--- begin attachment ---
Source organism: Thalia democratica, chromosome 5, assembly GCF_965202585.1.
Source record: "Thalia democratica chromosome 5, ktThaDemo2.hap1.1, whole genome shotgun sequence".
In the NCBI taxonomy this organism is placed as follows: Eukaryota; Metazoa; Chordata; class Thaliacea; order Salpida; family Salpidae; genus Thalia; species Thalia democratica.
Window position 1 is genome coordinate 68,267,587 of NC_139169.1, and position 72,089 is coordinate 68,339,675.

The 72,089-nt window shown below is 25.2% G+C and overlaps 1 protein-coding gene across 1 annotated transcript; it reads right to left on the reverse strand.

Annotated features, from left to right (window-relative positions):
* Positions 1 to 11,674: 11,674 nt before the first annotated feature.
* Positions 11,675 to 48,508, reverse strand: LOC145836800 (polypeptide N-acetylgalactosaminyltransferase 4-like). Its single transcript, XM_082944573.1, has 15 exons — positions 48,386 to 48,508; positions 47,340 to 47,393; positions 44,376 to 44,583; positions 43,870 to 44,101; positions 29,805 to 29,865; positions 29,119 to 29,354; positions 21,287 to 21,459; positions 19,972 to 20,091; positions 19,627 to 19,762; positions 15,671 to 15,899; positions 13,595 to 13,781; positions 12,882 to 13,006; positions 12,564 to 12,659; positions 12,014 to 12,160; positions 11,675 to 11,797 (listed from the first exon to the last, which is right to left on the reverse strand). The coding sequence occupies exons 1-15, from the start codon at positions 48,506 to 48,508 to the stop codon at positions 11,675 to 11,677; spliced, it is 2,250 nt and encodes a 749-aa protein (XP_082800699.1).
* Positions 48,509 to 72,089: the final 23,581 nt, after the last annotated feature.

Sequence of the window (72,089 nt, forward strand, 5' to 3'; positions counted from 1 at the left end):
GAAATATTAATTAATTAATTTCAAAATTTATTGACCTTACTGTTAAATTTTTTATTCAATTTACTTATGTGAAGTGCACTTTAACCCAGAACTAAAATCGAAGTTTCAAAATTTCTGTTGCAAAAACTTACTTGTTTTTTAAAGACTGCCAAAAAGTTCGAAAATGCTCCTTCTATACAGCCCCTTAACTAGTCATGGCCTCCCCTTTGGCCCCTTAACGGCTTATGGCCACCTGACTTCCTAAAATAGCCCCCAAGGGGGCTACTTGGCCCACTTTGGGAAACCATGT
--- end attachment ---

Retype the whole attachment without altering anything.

Source organism: Thalia democratica, chromosome 5, assembly GCF_965202585.1.
Source record: "Thalia democratica chromosome 5, ktThaDemo2.hap1.1, whole genome shotgun sequence".
In the NCBI taxonomy this organism is placed as follows: Eukaryota; Metazoa; Chordata; class Thaliacea; order Salpida; family Salpidae; genus Thalia; species Thalia democratica.
Window position 1 is genome coordinate 68,267,587 of NC_139169.1, and position 72,089 is coordinate 68,339,675.

The 72,089-nt window shown below is 25.2% G+C and overlaps 1 protein-coding gene across 1 annotated transcript; it reads right to left on the reverse strand.

Annotated features, from left to right (window-relative positions):
* Positions 1 to 11,674: 11,674 nt before the first annotated feature.
* Positions 11,675 to 48,508, reverse strand: LOC145836800 (polypeptide N-acetylgalactosaminyltransferase 4-like). Its single transcript, XM_082944573.1, has 15 exons — positions 48,386 to 48,508; positions 47,340 to 47,393; positions 44,376 to 44,583; positions 43,870 to 44,101; positions 29,805 to 29,865; positions 29,119 to 29,354; positions 21,287 to 21,459; positions 19,972 to 20,091; positions 19,627 to 19,762; positions 15,671 to 15,899; positions 13,595 to 13,781; positions 12,882 to 13,006; positions 12,564 to 12,659; positions 12,014 to 12,160; positions 11,675 to 11,797 (listed from the first exon to the last, which is right to left on the reverse strand). The coding sequence occupies exons 1-15, from the start codon at positions 48,506 to 48,508 to the stop codon at positions 11,675 to 11,677; spliced, it is 2,250 nt and encodes a 749-aa protein (XP_082800699.1).
* Positions 48,509 to 72,089: the final 23,581 nt, after the last annotated feature.

Sequence of the window (72,089 nt, forward strand, 5' to 3'; positions counted from 1 at the left end):
GAAATATTAATTAATTAATTTCAAAATTTATTGACCTTACTGTTAAATTTTTTATTCAATTTACTTATGTGAAGTGCACTTTAACCCAGAACTAAAATCGAAGTTTCAAAATTTCTGTTGCAAAAACTTACTTGTTTTTTAAAGACTGCCAAAAAGTTCGAAAATGCTCCTTCTATACAGCCCCTTAACTAGTCATGGCCTCCCCTTTGGCCCCTTAACGGCTTATGGCCACCTGACTTCCTAAAATAGCCCCCAAGGGGGCTACTTGGCCCACTTTGGGAAACCATGT